Pratum Blog

Acceptable Use Policies and Rules of Behavior for Wearable Technology

Intellectual capital. Trade secrets. Personal Health Information. These are examples of information that organizations invest significant resources to protect through administrative, technical, and physical controls. A breach of this information, as well as a host of other types of information, could result in significant losses for a company, reputation, clients, and finances among them.

Acceptable Use Policies and Rules of Behavior generally provide employees with what is acceptable and unacceptable regarding an employee’s use of company IT, email, and social media. However, they don’t usually provide policies or guidance on the use of an employee’s wearable technologies. Though many companies have Bring Your Own Device (BYOD) policies and are implementing mobile device management, wearable technologies are not normally considered. “May we install an encrypted container on your smart watch?” may draw some inquisitive looks from employees.

Today, large manufacturers are “all-in” with the Internet of Things (IoT), investing millions of dollars in the next great wearable technology, as well as other IoT technologies. Smaller sensors, improved miniature batteries, and various forms of communications – BlueTooth and ZigBee among them – are making wearable technologies possible. But if your organization is not assessing the risks posed by wearable technologies to the organization’s security and privacy, it should.

Already, “connected” watches, eyewear, jackets, gloves, and even shoes are on the market. These technologies are proliferating quickly, adding to the potential risks that organizations need to consider. While Google Glass was in development and getting a lot of attention, “smart eyewear” such as PivotHead were already on the market. Up to 1080p video capture. Check. 8 megapixel photos. Check. Audio capture. Check. Wi-Fi and 4g LTE compliant. Check. All from what looks like a (fairly) normal pair of sunglasses. Oh, and don’t forget the live broadcasting. Check.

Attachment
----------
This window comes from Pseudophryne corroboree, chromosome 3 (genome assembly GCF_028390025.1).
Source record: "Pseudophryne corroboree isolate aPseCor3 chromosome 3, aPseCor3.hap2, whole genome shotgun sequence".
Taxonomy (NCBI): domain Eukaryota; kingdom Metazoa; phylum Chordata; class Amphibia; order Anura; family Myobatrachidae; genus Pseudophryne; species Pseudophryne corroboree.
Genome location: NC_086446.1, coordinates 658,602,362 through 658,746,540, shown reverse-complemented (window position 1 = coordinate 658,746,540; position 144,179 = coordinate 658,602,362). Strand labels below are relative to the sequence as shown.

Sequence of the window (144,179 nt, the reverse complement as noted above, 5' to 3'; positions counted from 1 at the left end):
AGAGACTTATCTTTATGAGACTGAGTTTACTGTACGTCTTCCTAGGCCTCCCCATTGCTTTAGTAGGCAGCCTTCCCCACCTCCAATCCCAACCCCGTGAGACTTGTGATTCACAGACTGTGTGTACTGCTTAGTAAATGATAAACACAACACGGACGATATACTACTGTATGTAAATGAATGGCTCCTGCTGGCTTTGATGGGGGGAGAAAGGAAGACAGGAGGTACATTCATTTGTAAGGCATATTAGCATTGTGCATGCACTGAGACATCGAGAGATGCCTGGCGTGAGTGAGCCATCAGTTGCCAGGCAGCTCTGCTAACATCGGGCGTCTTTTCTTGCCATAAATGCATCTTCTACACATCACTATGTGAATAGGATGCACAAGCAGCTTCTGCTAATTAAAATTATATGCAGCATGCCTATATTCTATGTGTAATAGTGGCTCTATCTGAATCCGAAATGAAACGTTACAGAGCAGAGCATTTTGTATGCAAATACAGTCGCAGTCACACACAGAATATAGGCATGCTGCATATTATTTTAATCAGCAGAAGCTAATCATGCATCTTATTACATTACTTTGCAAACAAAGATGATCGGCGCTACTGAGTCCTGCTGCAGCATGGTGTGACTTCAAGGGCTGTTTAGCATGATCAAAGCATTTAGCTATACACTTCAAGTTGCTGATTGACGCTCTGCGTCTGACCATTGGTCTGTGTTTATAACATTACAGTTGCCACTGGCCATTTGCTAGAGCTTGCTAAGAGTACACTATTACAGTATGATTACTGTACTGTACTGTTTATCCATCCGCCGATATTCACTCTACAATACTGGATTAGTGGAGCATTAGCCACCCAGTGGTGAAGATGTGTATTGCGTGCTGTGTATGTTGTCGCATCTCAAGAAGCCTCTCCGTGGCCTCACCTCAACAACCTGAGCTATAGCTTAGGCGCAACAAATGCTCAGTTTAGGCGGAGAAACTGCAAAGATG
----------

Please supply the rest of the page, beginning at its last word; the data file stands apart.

Life-logging devices, such as Narrative (formerly Memoto), have already been introduced into work areas, silently snapping photos and sending those photos to the user’s cell phone. Compare this device’s form factor with the seemingly innocuous Tile, which helps a user find their keys (or other Tile-equipped belongings).

The kapture wrist-worn audio recording device sure could be mistaken for an activity tracker by others in the meeting, all while it sends audio clips to the user’s cell phone, which the company asked to be left outside the meeting room.

With a flood of IoT devices – especially wearable technologies – into the marketplace and company offices, as well as limited resources to track all these devices and their capabilities, this is becoming a challenge for companies as they try to protect critical and sensitive data. However, organizations should start to include wearable technologies within their risk and security discussions if they are not already doing so. Many of these devices have capabilities which could be used to quietly and surreptitiously capture information, causing a breach or other security incident.

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Disclaimer: this blog is not intended to endorse any manufacturer or product.

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